I've been reading through the documentation for KeyKOS, which was a secure OS running on the IBM/370 series of hardware back in the 1980s. I began to realize exactly what an honestly secure system involves, and started to get into the mindset.
First was the idea of only the barest minimum of code in the kernel. Everything runs in its own context. Even device drivers run each in their own context. Each context is essentially a well isolated virtual machine, with NO peripherals of any kind, except for the ability to call the system to ask for things. All the RAM is actually virtuallized out to disk, so that if the system gets restarted, the application can't even tell.
Needless to say, that's a big shift in mindset. It got kinda scarey thinking of a machine with NO filesystem... but it made sense in terms of security. Then I started to see why VM/370 had all these run time systems... and that started to come in to view.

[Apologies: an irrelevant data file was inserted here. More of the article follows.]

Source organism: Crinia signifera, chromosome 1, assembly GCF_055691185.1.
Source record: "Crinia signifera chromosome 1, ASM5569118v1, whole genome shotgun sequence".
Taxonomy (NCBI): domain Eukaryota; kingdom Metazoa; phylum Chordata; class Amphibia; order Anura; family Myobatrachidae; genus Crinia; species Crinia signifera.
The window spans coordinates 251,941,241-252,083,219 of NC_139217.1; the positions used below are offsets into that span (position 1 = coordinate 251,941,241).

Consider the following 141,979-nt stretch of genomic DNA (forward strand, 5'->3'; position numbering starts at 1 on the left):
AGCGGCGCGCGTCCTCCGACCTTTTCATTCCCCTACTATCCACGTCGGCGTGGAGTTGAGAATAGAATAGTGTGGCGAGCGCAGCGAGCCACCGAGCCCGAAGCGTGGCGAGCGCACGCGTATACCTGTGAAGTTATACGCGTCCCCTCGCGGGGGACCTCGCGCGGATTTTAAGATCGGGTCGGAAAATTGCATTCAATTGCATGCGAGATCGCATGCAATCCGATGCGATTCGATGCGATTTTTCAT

I get the idea now, process containment over all else... and it's very secure.
Things got tweaky for me when I then read about the KeySafe project to attempt to qualify for Orange Book B2 security. The need to support 4 nested layers, each of which can completely spy on the lower layers, and must be undetectable... and the KeyKOS folks just wrote a set of rules to do it... that's it. VERY powerful system stuff going on here...
I've followed the trail from KeyKOS to EROS, and am now looking at CapROS, which has a sourceforge page and everything. I'm considering putting together a Fedora Core machine so I can get in on the action, and maybe even help.
I'd like to get a copy of it to boot inside VMware, if that's possible. Looks like I'm going to have to learn C, and lots of stuff about Mach, Kernels, etc...
It's going to be interesting.